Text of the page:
Green Home Profiles: Gerard House
Facade of Gerard Home before renovation
Facade of Gerard Home after renovation
Facade before renovation (top)
and after renovation (bottom)

Earth Home Above Ground
Mike and Joan Gerard

General Description:
Historic single-family home, built in 1894, in Lafayette Square neighborhood, City of St. Louis. Gut rehab from partly collapsed shell. Super-insulation (13″ of brick and 13″ of insulation) and specialized energy systems earn a HERS Rating 45. Of 3,600 original square feet, 3,100 ft2 is usable space, after insulating framing brought in interior walls.

Historic Factors:
This home is one of eleven nearly identical homes on the south side of its block of Hickory Street. They are three-story limestone with tall ceilings, Second French Empire Victorian. Winnifred Patterson owned all eleven homes, built by Nathanial Patterson. This house has had 17 owners, including ownership by Little Sisters of the Poor in 1891.

Three times the house sold for $100, once for $10. Current owners bought this house in 1983 for $9,000. They invested two years of weekends, nights and vacations to rebuild; minimal outside help was limited to bricklayers, plumbers, electricians, and sheet metal workers.

“We put our money into the structure,” Mike Gerard reports, “energy systems and super-insulation. Over the years we raised our family here, finishes were builder-grade. Once the re-framing and insulation were complete, we brought in 13,000 ft2 of drywall. We put down clear plywood on the floors, rolled a coat of brown paint on it and moved in. Then we completed all the finishes, especially after the kids left. We updated interiors, added two roof decks, garden areas, and other amenities.”

What’s Green about this project?
“This is a home within a house, and it was the opposite of restoration,” Mike says. “It was a tear-down and rebuild with all the original Victorian features saved or replaced, and an all-new modern interior. ‘Save Me!’ was spray-painted on one of the sheets of plywood boarding up the front windows when we bought it. It has been totally reframed and re-bricked.”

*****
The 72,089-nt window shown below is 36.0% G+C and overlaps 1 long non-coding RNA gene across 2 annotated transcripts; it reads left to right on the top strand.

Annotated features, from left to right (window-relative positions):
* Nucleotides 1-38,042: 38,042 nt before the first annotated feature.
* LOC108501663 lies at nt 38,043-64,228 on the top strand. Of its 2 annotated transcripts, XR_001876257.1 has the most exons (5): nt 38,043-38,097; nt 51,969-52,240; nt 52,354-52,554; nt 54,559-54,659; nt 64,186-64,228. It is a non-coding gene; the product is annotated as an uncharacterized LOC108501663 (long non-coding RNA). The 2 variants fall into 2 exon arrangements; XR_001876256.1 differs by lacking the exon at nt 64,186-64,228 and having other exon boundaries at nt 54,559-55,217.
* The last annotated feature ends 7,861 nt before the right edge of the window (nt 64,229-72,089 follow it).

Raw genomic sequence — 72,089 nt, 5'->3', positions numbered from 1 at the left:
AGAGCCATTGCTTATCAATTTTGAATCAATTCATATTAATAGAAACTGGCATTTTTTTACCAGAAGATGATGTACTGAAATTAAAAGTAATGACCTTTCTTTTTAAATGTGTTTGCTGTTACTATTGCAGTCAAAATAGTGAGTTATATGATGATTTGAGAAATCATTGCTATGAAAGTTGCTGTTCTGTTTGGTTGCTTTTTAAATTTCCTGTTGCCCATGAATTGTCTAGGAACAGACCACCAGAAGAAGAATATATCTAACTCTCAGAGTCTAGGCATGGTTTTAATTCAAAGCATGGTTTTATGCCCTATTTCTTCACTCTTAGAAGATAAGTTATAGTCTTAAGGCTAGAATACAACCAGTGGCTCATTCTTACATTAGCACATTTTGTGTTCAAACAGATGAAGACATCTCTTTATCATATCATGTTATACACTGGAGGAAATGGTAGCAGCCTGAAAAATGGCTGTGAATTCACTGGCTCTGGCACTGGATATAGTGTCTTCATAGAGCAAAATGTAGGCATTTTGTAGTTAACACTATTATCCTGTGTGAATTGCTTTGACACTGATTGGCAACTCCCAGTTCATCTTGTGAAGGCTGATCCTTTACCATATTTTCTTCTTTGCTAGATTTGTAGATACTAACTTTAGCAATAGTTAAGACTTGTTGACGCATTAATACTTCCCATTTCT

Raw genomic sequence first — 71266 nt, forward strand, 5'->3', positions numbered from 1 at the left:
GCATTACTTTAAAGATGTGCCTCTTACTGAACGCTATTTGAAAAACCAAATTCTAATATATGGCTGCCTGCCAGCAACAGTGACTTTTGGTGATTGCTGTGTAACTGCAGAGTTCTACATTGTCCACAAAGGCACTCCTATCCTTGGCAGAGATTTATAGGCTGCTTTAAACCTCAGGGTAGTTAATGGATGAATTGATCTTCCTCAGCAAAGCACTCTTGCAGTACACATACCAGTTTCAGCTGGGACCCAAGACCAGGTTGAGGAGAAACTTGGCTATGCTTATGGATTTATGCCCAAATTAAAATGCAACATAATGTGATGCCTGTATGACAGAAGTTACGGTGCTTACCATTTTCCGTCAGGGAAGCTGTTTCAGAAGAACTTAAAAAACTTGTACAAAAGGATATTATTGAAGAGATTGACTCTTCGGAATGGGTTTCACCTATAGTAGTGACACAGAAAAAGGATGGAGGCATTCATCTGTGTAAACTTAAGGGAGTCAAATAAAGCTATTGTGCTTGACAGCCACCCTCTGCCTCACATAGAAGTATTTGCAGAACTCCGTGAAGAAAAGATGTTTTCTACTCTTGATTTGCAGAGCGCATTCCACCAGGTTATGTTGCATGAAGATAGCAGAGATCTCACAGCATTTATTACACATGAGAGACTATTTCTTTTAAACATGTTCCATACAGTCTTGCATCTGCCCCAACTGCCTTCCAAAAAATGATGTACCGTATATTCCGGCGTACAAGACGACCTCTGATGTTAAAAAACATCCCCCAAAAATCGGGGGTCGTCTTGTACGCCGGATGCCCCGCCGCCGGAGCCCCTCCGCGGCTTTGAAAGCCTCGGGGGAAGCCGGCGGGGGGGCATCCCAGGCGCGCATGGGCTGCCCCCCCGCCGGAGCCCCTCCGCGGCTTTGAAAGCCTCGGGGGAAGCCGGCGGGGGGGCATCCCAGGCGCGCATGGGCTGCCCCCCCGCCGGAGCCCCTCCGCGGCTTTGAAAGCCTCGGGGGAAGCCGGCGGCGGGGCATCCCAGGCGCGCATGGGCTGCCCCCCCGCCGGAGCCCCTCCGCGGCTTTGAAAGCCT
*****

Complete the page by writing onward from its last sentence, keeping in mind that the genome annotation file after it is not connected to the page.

• Inside the exterior brick walls are coated with R-10 urethane foam, then framed and insulated with R-13 vertical bats, then R-19 horizontal bats, then another framed wall with R-13 vertical bats. Ceilings are R-70, all walls are R-60; the first floor is R-30. The interior moisture barrier is achieved by overlapping and seal between insulation and drywall using a reinforced plastic wrap. 
  • All heat and hot water are provided by an active liquid solar thermal system installed in 1984 before move-in. There is no conventional type of heat or hot water system.
  • This is an all-electric house. A 5kW net-metered photovoltaic solar array, installed in 2012, helps power the home. The panel array also provides 400 ft2 of shade over one of the two large roof decks overlooking downtown St. Louis. 

“When the sun is shining,” Mike says, “the electric meter runs backwards, building up credits with power company Ameren. We use these net-metering credits when we charge our electric car or need house electric when sun is down or cloud-covered.

“We’ve lived in this home for 32 years with no furnace and no water heater,” Mike says. “The solar thermal system maintains 195-degree water in the tank, winter and summer, when the sun is shining. Its slope is v optimized for temperatures on December 21. We do have a small apartment heater, the kind used in Southern cities, on the laundry room ceiling. It takes heat off the solar-thermal water heating system and sends a little heat around through the ducts. The ducts are all within conditioned spaces, so they don’t need to be sealed. We do have a 2.5 ton 13-SEER air conditioning unit, but the house is so well insulated our cost to air condition—in the St. Louis hot-summer climate—is maybe $100 per year. Our neighbors on both sides, with identical original structures, all use a total of 12 tons of AC.”

How did you accomplish so much structural efficiency and stay true to the home’s historical character?
“Once we rebuilt the collapsed sections and re-bricked the exterior, the super-insulating renovations all took place inside. Of the original 16 cornice blocks under the mansard roof, only four were left. Our neighbor Bob Cassilly, the famous St. Louis artist and City Museum founder, made a urethane mold of a remaining block so that we could fabricate replacements.

“Originally we bought 54 windows, made into 27 units, in keeping with the tall-window character of the home. These were replaced a few years ago, using Renewal by Andersen Fibrex composite resin framed windows with wood veneer; inside, they are veneered with oak, maple or cherry, depending on the room.”

What can others learn and adapt from your home rehab example?
Mike Gerard’s response is emphatic and instant: “Focus on the thermal integrity of your house structure. Then however you supply our home’s energy needs becomes easier!”

Before renovation:
Gerard Home before renovation Gerard Home before renovation

After renovation:
Gerard Home after renovation Gerard Home after renovation